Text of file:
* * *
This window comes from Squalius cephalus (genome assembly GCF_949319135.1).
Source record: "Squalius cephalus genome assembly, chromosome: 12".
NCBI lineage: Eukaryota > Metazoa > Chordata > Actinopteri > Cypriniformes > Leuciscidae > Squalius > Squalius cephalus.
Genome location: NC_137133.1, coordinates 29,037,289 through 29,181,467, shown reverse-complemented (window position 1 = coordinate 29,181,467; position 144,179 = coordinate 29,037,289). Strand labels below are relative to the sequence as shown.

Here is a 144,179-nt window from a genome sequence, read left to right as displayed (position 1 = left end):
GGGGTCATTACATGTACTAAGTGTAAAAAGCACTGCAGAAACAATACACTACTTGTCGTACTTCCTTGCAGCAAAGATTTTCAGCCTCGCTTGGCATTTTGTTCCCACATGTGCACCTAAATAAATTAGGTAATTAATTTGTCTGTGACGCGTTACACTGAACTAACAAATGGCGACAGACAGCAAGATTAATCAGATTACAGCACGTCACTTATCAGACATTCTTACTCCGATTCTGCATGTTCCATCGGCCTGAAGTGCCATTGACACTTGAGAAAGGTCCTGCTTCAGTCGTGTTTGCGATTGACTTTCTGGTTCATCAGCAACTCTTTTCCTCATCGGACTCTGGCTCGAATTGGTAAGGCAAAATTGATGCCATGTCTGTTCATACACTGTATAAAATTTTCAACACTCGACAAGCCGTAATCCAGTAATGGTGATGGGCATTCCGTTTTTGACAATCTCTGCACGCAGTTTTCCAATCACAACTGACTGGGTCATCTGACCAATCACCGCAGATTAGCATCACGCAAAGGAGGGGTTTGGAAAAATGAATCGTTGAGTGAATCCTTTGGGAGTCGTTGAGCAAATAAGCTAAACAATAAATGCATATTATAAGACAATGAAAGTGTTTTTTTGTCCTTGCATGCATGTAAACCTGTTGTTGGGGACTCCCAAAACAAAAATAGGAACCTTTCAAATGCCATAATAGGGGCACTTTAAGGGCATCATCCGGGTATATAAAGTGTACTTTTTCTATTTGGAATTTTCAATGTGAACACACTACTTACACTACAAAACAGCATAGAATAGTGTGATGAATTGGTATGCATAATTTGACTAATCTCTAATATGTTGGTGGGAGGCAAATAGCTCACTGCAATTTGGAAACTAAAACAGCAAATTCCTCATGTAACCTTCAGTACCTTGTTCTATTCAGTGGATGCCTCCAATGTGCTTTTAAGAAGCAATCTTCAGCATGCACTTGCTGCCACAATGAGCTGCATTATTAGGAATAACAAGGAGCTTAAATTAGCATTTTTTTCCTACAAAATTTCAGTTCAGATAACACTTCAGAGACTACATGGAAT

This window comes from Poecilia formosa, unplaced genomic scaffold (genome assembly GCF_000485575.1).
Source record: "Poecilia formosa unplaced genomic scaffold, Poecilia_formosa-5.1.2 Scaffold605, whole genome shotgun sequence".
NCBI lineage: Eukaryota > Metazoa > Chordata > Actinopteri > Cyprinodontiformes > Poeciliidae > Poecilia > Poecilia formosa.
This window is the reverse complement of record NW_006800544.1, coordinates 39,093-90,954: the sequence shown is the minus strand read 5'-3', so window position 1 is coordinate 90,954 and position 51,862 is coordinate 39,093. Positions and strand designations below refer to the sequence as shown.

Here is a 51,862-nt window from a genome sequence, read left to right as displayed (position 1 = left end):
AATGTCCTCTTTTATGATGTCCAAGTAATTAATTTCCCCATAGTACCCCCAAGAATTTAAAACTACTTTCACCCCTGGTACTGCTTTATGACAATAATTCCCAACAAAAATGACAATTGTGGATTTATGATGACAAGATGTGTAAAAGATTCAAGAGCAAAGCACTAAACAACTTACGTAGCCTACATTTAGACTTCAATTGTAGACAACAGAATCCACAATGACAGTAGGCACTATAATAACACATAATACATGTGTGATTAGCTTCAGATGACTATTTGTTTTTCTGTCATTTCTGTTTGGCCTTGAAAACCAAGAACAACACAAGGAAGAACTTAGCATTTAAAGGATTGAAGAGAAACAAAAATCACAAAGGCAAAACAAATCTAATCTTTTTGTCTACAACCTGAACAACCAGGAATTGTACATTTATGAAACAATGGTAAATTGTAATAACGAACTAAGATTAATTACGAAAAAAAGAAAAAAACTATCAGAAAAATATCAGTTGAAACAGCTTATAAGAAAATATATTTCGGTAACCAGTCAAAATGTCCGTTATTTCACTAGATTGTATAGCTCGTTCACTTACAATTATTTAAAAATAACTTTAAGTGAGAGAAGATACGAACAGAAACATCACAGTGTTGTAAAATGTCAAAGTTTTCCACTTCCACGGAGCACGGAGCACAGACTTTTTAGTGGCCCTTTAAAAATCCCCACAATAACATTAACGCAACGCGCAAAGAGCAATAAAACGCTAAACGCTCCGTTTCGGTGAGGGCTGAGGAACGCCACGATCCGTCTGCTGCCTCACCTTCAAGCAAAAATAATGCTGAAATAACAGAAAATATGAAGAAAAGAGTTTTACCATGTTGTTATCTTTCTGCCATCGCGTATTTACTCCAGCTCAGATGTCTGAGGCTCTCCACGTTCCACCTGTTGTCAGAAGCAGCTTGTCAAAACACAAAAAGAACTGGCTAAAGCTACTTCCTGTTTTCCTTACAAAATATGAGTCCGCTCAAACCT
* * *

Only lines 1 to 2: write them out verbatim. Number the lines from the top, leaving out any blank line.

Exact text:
This window comes from Squalius cephalus (genome assembly GCF_949319135.1).
Source record: "Squalius cephalus genome assembly, chromosome: 12".